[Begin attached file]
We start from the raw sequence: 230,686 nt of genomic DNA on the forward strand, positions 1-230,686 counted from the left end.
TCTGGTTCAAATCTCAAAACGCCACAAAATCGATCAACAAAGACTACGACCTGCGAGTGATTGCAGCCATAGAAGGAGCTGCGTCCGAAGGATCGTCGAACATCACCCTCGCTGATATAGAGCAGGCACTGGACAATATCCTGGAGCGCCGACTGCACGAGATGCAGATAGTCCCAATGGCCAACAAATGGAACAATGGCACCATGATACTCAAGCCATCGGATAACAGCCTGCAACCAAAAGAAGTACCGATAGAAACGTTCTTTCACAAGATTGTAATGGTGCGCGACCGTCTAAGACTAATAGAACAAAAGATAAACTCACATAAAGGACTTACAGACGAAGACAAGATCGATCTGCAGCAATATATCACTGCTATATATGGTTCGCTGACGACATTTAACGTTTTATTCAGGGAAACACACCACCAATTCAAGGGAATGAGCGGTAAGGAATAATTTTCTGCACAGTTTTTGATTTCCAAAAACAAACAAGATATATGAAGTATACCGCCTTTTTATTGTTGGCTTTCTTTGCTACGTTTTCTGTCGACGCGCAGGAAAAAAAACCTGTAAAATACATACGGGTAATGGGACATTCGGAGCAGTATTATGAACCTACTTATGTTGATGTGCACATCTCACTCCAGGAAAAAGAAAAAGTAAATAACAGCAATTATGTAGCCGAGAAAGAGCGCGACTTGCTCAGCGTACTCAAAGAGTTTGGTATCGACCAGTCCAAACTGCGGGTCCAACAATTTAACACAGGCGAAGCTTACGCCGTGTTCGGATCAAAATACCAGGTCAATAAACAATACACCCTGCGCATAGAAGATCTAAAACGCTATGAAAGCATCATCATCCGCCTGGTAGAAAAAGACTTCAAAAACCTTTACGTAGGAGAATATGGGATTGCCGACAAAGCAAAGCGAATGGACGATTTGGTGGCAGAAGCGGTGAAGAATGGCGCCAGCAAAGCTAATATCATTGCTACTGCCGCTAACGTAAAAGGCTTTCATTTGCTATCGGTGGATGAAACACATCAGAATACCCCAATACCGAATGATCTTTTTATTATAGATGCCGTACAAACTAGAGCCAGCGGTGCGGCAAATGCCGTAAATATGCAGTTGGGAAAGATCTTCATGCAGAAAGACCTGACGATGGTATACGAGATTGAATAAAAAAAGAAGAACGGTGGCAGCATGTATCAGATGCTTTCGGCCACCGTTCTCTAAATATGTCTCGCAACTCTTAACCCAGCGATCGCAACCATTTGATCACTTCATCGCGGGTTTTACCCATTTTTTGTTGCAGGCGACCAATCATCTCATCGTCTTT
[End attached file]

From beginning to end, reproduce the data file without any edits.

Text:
We start from the raw sequence: 230,686 nt of genomic DNA on the forward strand, positions 1-230,686 counted from the left end.
TCTGGTTCAAATCTCAAAACGCCACAAAATCGATCAACAAAGACTACGACCTGCGAGTGATTGCAGCCATAGAAGGAGCTGCGTCCGAAGGATCGTCGAACATCACCCTCGCTGATATAGAGCAGGCACTGGACAATATCCTGGAGCGCCGACTGCACGAGATGCAGATAGTCCCAATGGCCAACAAATGGAACAATGGCACCATGATACTCAAGCCATCGGATAACAGCCTGCAACCAAAAGAAGTACCGATAGAAACGTTCTTTCACAAGATTGTAATGGTGCGCGACCGTCTAAGACTAATAGAACAAAAGATAAACTCACATAAAGGACTTACAGACGAAGACAAGATCGATCTGCAGCAATATATCACTGCTATATATGGTTCGCTGACGACATTTAACGTTTTATTCAGGGAAACACACCACCAATTCAAGGGAATGAGCGGTAAGGAATAATTTTCTGCACAGTTTTTGATTTCCAAAAACAAACAAGATATATGAAGTATACCGCCTTTTTATTGTTGGCTTTCTTTGCTACGTTTTCTGTCGACGCGCAGGAAAAAAAACCTGTAAAATACATACGGGTAATGGGACATTCGGAGCAGTATTATGAACCTACTTATGTTGATGTGCACATCTCACTCCAGGAAAAAGAAAAAGTAAATAACAGCAATTATGTAGCCGAGAAAGAGCGCGACTTGCTCAGCGTACTCAAAGAGTTTGGTATCGACCAGTCCAAACTGCGGGTCCAACAATTTAACACAGGCGAAGCTTACGCCGTGTTCGGATCAAAATACCAGGTCAATAAACAATACACCCTGCGCATAGAAGATCTAAAACGCTATGAAAGCATCATCATCCGCCTGGTAGAAAAAGACTTCAAAAACCTTTACGTAGGAGAATATGGGATTGCCGACAAAGCAAAGCGAATGGACGATTTGGTGGCAGAAGCGGTGAAGAATGGCGCCAGCAAAGCTAATATCATTGCTACTGCCGCTAACGTAAAAGGCTTTCATTTGCTATCGGTGGATGAAACACATCAGAATACCCCAATACCGAATGATCTTTTTATTATAGATGCCGTACAAACTAGAGCCAGCGGTGCGGCAAATGCCGTAAATATGCAGTTGGGAAAGATCTTCATGCAGAAAGACCTGACGATGGTATACGAGATTGAATAAAAAAAGAAGAACGGTGGCAGCATGTATCAGATGCTTTCGGCCACCGTTCTCTAAATATGTCTCGCAACTCTTAACCCAGCGATCGCAACCATTTGATCACTTCATCGCGGGTTTTACCCATTTTTTGTTGCAGGCGACCAATCATCTCATCGTCTTT